well. I have realize that the people and government that maintain, cleanse, and protect the social fabric of America is a great one. But the social fabric of America is not as clean as we like to think it is. As a matter of fact the fabric has been stain quite a few times actually, and not with the type of stains that can be simply remove. But the kind of stains that take years of steam cleaning and chemical treatment to restore to its original condition. In this case, the stains I am referring to is regarding the internment of Japanese Americans and the long restoration period it took for Japanese Americans to restore their lives physically and mentally.
John Locke was an advocator of three natural rights: life, liberty, and property. The Japanese who were detain lost all of these, including life. When I mean life I don't mean being executed, but when you lose your liberty and property based on your ancestry; your whole life has been basically stripped away from you, so what is life then? A long history of Anti-Japanese sentiments fueled by economic competition and racial stereotypes propel the front runner (in my opinion) of this unconstitutional act, General DeWitt, to make it a personal quest of sort to assure a forced exodus of Japanese American into internment camps, ran by the WRA. The decision of internment was implemented towards Japanese Americans living on the west coast in 1942 after the bombing of Pearl Harbor. Claims of Japanese soldier being aid by Japanese American to help plan the attack on pearl harbor caused concern for the general public. The fingers of dead Japanese's soldiers were allege to have worn class rings from Hawaii university.
But what made matter was when many influential news and media sources failed to investigate these claims of Japanese American sabotages against the united states. the media didn't take time to check questionable evidence of regarding these claims. The majority of the media were being bias by leading public opinion polls against Japanese's Americans instead of presenting evidence. Few journalists have claim there was no differences between u. s citizens of Japanese ancestry and the Japanese citizens who attack pearl harbor. A popular slogan for the journalist who felt this way was " A viper is nonetheless a viper wherever the egg is hatched.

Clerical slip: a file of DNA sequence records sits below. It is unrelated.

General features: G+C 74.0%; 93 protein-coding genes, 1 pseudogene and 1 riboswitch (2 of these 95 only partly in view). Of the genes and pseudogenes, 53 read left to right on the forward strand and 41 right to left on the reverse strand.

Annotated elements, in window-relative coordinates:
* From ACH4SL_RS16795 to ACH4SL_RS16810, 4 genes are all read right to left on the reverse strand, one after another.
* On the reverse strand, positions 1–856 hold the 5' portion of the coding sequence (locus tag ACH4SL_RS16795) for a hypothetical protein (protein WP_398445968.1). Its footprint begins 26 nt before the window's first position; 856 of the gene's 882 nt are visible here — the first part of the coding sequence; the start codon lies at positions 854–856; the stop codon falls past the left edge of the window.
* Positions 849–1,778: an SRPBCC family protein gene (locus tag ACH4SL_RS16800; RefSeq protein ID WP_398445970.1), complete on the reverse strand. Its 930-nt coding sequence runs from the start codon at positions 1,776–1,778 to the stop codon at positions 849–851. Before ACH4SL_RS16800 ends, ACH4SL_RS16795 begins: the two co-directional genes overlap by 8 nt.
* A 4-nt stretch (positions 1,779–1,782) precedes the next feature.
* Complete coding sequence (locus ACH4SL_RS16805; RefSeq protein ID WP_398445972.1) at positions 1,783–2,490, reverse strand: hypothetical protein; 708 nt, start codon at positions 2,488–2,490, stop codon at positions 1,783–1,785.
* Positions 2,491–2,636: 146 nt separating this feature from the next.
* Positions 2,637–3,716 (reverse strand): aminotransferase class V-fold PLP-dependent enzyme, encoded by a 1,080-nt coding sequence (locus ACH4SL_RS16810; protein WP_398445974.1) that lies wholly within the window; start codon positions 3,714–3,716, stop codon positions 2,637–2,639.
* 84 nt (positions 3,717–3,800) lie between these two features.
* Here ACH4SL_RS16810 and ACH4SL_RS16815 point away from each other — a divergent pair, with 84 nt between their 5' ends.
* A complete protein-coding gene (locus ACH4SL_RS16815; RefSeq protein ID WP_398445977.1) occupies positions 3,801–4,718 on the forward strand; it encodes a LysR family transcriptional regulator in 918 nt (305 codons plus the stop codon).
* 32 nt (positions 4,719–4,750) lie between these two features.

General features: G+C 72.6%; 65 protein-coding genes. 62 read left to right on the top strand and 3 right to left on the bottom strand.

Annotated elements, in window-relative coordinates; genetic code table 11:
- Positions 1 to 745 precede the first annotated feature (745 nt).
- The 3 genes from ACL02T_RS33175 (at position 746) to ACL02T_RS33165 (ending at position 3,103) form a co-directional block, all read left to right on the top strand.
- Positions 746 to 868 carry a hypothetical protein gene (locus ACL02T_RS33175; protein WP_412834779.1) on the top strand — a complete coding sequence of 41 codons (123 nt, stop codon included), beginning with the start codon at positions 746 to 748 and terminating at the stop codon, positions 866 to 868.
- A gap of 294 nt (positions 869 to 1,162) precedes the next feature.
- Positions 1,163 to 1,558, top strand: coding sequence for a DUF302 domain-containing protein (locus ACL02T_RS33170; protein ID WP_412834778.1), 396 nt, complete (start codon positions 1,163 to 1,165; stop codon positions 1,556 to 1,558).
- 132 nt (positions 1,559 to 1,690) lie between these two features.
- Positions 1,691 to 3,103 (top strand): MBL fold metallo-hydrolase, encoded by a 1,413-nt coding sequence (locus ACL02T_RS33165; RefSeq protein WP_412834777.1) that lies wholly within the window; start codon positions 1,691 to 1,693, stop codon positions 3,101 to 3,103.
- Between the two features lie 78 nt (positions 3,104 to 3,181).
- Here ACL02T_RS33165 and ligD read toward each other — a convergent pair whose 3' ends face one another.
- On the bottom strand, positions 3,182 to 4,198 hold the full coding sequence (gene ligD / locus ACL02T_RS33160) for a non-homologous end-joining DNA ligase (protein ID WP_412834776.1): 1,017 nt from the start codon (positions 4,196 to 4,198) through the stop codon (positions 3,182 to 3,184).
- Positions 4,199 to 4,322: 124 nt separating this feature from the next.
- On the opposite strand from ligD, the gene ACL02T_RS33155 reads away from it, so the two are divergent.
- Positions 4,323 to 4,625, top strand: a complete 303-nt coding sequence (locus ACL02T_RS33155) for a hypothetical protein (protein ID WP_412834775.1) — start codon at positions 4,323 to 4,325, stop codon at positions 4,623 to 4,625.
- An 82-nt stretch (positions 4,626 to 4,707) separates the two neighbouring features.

So a Japanese -American grows up to be Japanese not an American. This wartime hysteria was one of the prelude for the internment. Another cause for the internment came from the white farming communities. To understand the premise of this support we have to look back to 1905, when delegates from 67 organization assemble in San Francisco, California, to form the Asiatic Exclusion League, later known as the Japanese Exclusion League. After the railroad was completed in 1869, competition for jobs increased. Many organization labor groups first blamed Chinese, the later Japanese immigrants for unemployment and low wages.
The league pressured congress to keep Japanese Americans out of agriculture and other industries, and to stop all immigration of Japanese to the U. S. But Japanese American found loop holes through the alien land laws and became a dominant force in Agriculture productions. Ultimately, to regain their thrown as the crop kings of the west, the white farming communities supported the internment.